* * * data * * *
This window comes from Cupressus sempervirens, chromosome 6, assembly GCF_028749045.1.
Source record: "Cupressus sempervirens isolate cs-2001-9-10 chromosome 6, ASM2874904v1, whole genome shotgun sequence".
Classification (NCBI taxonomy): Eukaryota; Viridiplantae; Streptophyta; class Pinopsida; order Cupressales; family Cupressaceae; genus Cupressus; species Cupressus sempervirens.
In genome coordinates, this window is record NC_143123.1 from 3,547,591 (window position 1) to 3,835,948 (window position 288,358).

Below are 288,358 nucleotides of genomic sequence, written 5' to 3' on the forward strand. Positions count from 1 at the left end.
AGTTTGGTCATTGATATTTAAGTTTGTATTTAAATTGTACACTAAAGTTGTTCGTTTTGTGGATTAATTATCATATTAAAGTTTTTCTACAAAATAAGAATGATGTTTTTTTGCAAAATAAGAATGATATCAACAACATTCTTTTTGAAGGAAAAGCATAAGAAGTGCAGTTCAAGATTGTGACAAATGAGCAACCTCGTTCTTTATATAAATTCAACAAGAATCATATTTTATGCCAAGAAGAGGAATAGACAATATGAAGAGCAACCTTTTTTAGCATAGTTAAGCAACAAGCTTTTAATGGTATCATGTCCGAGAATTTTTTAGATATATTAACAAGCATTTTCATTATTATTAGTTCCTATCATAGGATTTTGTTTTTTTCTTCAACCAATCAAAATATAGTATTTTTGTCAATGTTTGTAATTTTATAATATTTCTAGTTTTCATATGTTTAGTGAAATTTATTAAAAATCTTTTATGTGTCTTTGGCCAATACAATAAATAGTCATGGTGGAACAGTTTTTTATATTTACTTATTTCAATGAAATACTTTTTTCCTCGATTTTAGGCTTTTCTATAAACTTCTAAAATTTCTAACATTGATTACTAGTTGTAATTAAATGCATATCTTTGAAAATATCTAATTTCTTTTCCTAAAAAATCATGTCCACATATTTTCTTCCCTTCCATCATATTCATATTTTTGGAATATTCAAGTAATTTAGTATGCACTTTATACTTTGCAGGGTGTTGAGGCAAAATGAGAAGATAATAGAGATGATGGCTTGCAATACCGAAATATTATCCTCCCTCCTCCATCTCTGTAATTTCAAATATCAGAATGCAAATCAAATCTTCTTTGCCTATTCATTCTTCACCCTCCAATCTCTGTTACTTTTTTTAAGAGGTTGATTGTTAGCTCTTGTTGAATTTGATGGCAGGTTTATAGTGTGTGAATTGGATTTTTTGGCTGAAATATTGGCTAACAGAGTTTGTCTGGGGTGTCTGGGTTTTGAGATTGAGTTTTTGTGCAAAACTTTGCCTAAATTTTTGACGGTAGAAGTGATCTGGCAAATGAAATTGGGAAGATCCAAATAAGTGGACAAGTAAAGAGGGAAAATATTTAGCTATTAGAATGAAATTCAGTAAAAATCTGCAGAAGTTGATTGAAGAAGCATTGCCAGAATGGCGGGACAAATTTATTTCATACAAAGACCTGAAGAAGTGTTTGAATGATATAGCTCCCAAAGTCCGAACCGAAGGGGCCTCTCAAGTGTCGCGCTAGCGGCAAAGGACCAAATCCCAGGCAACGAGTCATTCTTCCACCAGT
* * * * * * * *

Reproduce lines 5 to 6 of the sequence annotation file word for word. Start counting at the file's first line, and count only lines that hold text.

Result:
Below are 288,358 nucleotides of genomic sequence, written 5' to 3' on the forward strand. Positions count from 1 at the left end.
AGTTTGGTCATTGATATTTAAGTTTGTATTTAAATTGTACACTAAAGTTGTTCGTTTTGTGGATTAATTATCATATTAAAGTTTTTCTACAAAATAAGAATGATGTTTTTTTGCAAAATAAGAATGATATCAACAACATTCTTTTTGAAGGAAAAGCATAAGAAGTGCAGTTCAAGATTGTGACAAATGAGCAACCTCGTTCTTTATATAAATTCAACAAGAATCATATTTTATGCCAAGAAGAGGAATAGACAATATGAAGAGCAACCTTTTTTAGCATAGTTAAGCAACAAGCTTTTAATGGTATCATGTCCGAGAATTTTTTAGATATATTAACAAGCATTTTCATTATTATTAGTTCCTATCATAGGATTTTGTTTTTTTCTTCAACCAATCAAAATATAGTATTTTTGTCAATGTTTGTAATTTTATAATATTTCTAGTTTTCATATGTTTAGTGAAATTTATTAAAAATCTTTTATGTGTCTTTGGCCAATACAATAAATAGTCATGGTGGAACAGTTTTTTATATTTACTTATTTCAATGAAATACTTTTTTCCTCGATTTTAGGCTTTTCTATAAACTTCTAAAATTTCTAACATTGATTACTAGTTGTAATTAAATGCATATCTTTGAAAATATCTAATTTCTTTTCCTAAAAAATCATGTCCACATATTTTCTTCCCTTCCATCATATTCATATTTTTGGAATATTCAAGTAATTTAGTATGCACTTTATACTTTGCAGGGTGTTGAGGCAAAATGAGAAGATAATAGAGATGATGGCTTGCAATACCGAAATATTATCCTCCCTCCTCCATCTCTGTAATTTCAAATATCAGAATGCAAATCAAATCTTCTTTGCCTATTCATTCTTCACCCTCCAATCTCTGTTACTTTTTTTAAGAGGTTGATTGTTAGCTCTTGTTGAATTTGATGGCAGGTTTATAGTGTGTGAATTGGATTTTTTGGCTGAAATATTGGCTAACAGAGTTTGTCTGGGGTGTCTGGGTTTTGAGATTGAGTTTTTGTGCAAAACTTTGCCTAAATTTTTGACGGTAGAAGTGATCTGGCAAATGAAATTGGGAAGATCCAAATAAGTGGACAAGTAAAGAGGGAAAATATTTAGCTATTAGAATGAAATTCAGTAAAAATCTGCAGAAGTTGATTGAAGAAGCATTGCCAGAATGGCGGGACAAATTTATTTCATACAAAGACCTGAAGAAGTGTTTGAATGATATAGCTCCCAAAGTCCGAACCGAAGGGGCCTCTCAAGTGTCGCGCTAGCGGCAAAGGACCAAATCCCAGGCAACGAGTCATTCTTCCACCAGT